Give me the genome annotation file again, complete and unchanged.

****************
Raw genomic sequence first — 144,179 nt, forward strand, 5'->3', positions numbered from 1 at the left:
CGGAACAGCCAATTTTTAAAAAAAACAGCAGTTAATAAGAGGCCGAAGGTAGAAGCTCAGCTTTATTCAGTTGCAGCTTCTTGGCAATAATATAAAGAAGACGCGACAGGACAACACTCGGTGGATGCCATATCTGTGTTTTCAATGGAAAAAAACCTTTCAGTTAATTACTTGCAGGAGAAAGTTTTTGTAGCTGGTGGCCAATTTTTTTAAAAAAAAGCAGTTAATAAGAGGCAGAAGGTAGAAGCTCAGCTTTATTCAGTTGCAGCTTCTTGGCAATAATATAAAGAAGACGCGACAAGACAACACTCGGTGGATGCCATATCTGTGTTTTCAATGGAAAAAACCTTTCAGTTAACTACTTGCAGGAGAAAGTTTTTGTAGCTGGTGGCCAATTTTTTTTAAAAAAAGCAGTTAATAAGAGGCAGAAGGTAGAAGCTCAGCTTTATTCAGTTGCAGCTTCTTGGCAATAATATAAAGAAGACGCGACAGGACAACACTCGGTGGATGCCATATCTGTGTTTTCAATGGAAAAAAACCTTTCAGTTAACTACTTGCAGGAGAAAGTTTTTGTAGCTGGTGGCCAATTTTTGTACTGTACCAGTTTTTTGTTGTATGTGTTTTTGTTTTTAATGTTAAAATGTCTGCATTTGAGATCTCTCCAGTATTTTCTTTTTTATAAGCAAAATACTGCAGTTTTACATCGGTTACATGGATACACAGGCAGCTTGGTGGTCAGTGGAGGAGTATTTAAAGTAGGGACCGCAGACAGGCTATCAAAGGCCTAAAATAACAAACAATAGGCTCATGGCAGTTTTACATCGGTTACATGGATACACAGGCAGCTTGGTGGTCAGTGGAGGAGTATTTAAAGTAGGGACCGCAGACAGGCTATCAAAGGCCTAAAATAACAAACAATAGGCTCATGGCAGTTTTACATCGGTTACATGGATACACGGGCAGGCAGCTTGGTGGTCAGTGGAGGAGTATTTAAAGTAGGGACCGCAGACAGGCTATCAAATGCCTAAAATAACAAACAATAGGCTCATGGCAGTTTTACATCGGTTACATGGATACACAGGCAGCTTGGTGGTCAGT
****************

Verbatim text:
Raw genomic sequence first — 144,179 nt, forward strand, 5'->3', positions numbered from 1 at the left:
CGGAACAGCCAATTTTTAAAAAAAACAGCAGTTAATAAGAGGCCGAAGGTAGAAGCTCAGCTTTATTCAGTTGCAGCTTCTTGGCAATAATATAAAGAAGACGCGACAGGACAACACTCGGTGGATGCCATATCTGTGTTTTCAATGGAAAAAAACCTTTCAGTTAATTACTTGCAGGAGAAAGTTTTTGTAGCTGGTGGCCAATTTTTTTAAAAAAAAGCAGTTAATAAGAGGCAGAAGGTAGAAGCTCAGCTTTATTCAGTTGCAGCTTCTTGGCAATAATATAAAGAAGACGCGACAAGACAACACTCGGTGGATGCCATATCTGTGTTTTCAATGGAAAAAACCTTTCAGTTAACTACTTGCAGGAGAAAGTTTTTGTAGCTGGTGGCCAATTTTTTTTAAAAAAAGCAGTTAATAAGAGGCAGAAGGTAGAAGCTCAGCTTTATTCAGTTGCAGCTTCTTGGCAATAATATAAAGAAGACGCGACAGGACAACACTCGGTGGATGCCATATCTGTGTTTTCAATGGAAAAAAACCTTTCAGTTAACTACTTGCAGGAGAAAGTTTTTGTAGCTGGTGGCCAATTTTTGTACTGTACCAGTTTTTTGTTGTATGTGTTTTTGTTTTTAATGTTAAAATGTCTGCATTTGAGATCTCTCCAGTATTTTCTTTTTTATAAGCAAAATACTGCAGTTTTACATCGGTTACATGGATACACAGGCAGCTTGGTGGTCAGTGGAGGAGTATTTAAAGTAGGGACCGCAGACAGGCTATCAAAGGCCTAAAATAACAAACAATAGGCTCATGGCAGTTTTACATCGGTTACATGGATACACAGGCAGCTTGGTGGTCAGTGGAGGAGTATTTAAAGTAGGGACCGCAGACAGGCTATCAAAGGCCTAAAATAACAAACAATAGGCTCATGGCAGTTTTACATCGGTTACATGGATACACGGGCAGGCAGCTTGGTGGTCAGTGGAGGAGTATTTAAAGTAGGGACCGCAGACAGGCTATCAAATGCCTAAAATAACAAACAATAGGCTCATGGCAGTTTTACATCGGTTACATGGATACACAGGCAGCTTGGTGGTCAGT